## HoTT is not an interpretation of MLTT into abstract homotopy theory

Almost at the top of the HoTT website are the words:

Homotopy Type Theory refers to a new interpretation of Martin-Löf’s system of intensional, constructive type theory into abstract homotopy theory.  ”

I think it is time to change these words into something that, at least, is not wrong.

Is there an interpretation of the MLTT into abstract homotopy theory? This would be the case if the 2007/2009 paper by Awodey and Warren defined, as it is often claimed today, an interpretation of MLTT into any Quillen model category.

However, that paper did not provide a construction of any interpretation of the MLTT . It outlined several ideas connecting the factorization axioms of Quillen model categories with the introduction and elimination rules for the identity types in the intensional Martin-Lof Type Theory. These ideas did not quite work out because the operations that one can define on a general Quillen model category do not satisfy the relations that are present in the MLTT .

Using an analogy from the representation theory, they noticed that there is a similarity between the generators of  a certain “group” (MLTT) and operations in some categories.  This would define representations of the group in such categories but it turned out that one of the most important relations in the group did not hold in the categories.  The paper claimed (without a proof) that there is a new “group” that they called “a form of MLTT” that did not have this relation in its definition and stated the main result by saying that “there is an interpretation of a form of MLTT in any Quillen model category”.

The truth concerning the interpretations of MLTT into homotopy theory is different.

1. No interpretation of the MLTT into abstract homotopy theory (general Quillen model category) is known. Moreover, it is unreasonable to expect such an interpretation to exist if only because not every Quillen model category is locally cartesian closed. For example, the category of complexes of abelian groups is a Quillen model category that is not even cartesian closed.

2. The interpretation of the rules for identity types on model categories from a class that contains such important examples as topological spaces and simplicial sets was constructed in a 2008/2012 paper by Benno van den Berg and Richard Garner.

3. An interpretation of the rules for the dependent products, dependent sums, identity types and universes on the category of simplicial sets was constructed by Vladimir Voevodsky in 2009. The outline of the construction was made publicly available in the early 2010 and then written up in a 2012 paper by Chris Kapulkin, Peter LeFanu Lumsdaine and Vladimir Voevodsky.

There is a substantial difficulty in adding the rules for universes to the rules for the dependent products, dependent sums and identity types. These three groups of rules are independent from each other and can be studied separately. The rules for a universe connect the rules from these three groups to each other making it necessary to coordinate their interpretations.

4. An interpretation of the the same complement of rules on the categories of special diagrams of simplicial sets was constructed in 2012/13 by Michael Shulman. This was an important advance since it proved that an interpretation of these rules that satisfy the univalence axiom need not satisfy the excluded middle property.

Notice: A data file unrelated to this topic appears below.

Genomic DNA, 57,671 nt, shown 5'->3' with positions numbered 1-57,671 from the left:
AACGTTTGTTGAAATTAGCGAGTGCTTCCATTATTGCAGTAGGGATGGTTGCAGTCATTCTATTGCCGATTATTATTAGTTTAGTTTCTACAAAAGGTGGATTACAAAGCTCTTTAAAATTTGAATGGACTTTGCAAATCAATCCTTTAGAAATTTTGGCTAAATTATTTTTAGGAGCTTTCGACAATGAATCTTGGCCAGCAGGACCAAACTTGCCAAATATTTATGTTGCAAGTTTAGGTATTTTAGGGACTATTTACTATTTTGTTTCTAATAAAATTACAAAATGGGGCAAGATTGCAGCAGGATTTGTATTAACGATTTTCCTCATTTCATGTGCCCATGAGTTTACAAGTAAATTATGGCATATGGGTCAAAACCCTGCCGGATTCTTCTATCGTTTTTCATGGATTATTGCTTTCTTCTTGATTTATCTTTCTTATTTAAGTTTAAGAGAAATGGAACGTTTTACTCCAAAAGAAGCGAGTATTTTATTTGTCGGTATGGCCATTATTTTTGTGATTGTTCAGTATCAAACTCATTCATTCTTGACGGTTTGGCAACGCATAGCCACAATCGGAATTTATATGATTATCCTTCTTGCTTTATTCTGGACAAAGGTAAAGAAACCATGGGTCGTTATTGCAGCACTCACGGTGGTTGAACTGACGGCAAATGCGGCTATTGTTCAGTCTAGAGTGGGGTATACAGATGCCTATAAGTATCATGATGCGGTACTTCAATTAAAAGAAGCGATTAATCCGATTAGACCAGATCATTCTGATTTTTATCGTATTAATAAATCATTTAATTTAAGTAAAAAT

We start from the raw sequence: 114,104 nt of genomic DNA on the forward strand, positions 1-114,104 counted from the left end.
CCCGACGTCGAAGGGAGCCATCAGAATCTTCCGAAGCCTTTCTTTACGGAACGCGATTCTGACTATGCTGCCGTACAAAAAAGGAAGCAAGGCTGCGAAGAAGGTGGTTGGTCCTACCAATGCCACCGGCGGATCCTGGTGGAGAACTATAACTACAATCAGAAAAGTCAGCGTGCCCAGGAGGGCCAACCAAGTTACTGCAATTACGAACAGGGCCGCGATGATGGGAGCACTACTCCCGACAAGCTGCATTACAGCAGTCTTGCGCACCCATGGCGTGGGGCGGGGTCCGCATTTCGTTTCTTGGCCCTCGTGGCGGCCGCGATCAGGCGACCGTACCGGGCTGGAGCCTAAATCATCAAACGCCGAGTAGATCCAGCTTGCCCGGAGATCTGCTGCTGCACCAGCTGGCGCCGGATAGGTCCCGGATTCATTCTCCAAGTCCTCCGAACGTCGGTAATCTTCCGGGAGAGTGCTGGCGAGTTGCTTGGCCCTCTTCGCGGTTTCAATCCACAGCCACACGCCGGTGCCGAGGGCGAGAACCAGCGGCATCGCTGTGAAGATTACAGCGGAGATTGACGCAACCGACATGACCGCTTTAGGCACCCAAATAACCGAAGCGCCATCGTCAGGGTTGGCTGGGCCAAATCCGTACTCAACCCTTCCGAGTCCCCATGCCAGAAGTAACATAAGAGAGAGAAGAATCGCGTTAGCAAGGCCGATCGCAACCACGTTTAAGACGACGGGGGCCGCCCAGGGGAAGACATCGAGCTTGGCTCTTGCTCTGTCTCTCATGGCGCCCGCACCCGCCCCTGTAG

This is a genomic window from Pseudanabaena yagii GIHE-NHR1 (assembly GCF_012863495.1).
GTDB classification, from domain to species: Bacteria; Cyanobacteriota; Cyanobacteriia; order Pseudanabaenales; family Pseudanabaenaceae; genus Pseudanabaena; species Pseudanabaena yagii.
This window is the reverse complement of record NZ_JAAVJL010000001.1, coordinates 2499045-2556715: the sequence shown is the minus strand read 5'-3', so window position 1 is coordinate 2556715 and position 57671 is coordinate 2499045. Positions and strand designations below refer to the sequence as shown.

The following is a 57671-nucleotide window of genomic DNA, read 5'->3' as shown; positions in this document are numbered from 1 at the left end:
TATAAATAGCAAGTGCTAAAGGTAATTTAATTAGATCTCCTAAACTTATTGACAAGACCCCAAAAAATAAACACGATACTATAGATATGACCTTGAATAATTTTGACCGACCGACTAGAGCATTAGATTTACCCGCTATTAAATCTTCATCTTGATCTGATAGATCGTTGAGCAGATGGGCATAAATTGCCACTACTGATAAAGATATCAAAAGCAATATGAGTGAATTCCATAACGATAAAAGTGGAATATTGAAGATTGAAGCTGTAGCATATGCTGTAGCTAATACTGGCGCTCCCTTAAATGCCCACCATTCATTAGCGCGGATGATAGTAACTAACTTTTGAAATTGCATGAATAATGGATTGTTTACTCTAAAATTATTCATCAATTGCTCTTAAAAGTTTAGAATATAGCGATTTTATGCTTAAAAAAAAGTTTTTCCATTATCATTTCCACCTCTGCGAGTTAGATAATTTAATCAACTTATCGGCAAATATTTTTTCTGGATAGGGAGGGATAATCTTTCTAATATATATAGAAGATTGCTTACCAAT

The results mentioned above all provide interpretation of the various *rules* of the MLTT not of the MLTT itself.

MLTT is a syntactic object. Its definition starts with a specification of the “raw” syntax. Then one considers four sets that consist of all the sentences of four standard shapes that can be written in this syntax. Then, one takes the smallest quadruple of subsets of these sets that is closed under certain operations (the “rules”).  Then one performs an extra step of taking the quotient of the two of the resulting sets by equivalences relations determined by the other two sets.

At this point one is left with two sets and a number of operations on these two sets. From this structure one constructs, using yet another procedure, a category. This category is called the syntactic category of the MLTT.

An interpretation of the MLTT is a functor from the syntactic category to another category.

There is a way to define interpretation of the rules of the MLTT on any category with some additional structure. It is a long standing conjecture that the syntactic category of the MLTT is the initial object among categories where the interpretation of the rules of the MLTT is given.

This conjecture is far from being proved.

In a remarkable 1991 book by Thomas Streicher proved an analog of this conjecture for a much more simple type theory called the Calculus of Constructions (not to be confused with the Calculus of Inductive Constructions!). At the moment it remains to be the only substantially non-trivial analog of this conjecture known.

Until this conjecture is proved, all of the previous papers can only claim interpretation of the rules of the MLTT not an interpretation of the MLTT. Proving this conjecture in a way that will also enable us to prove its analogs for yet more complex type theories such as the Calculus of Inductive Constructions and its extensions with new classes of inductive types is the most important, from my point of view, goal that needs to be achieved in the development of the UF and HoTT.

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### 30 Responses to HoTT is not an interpretation of MLTT into abstract homotopy theory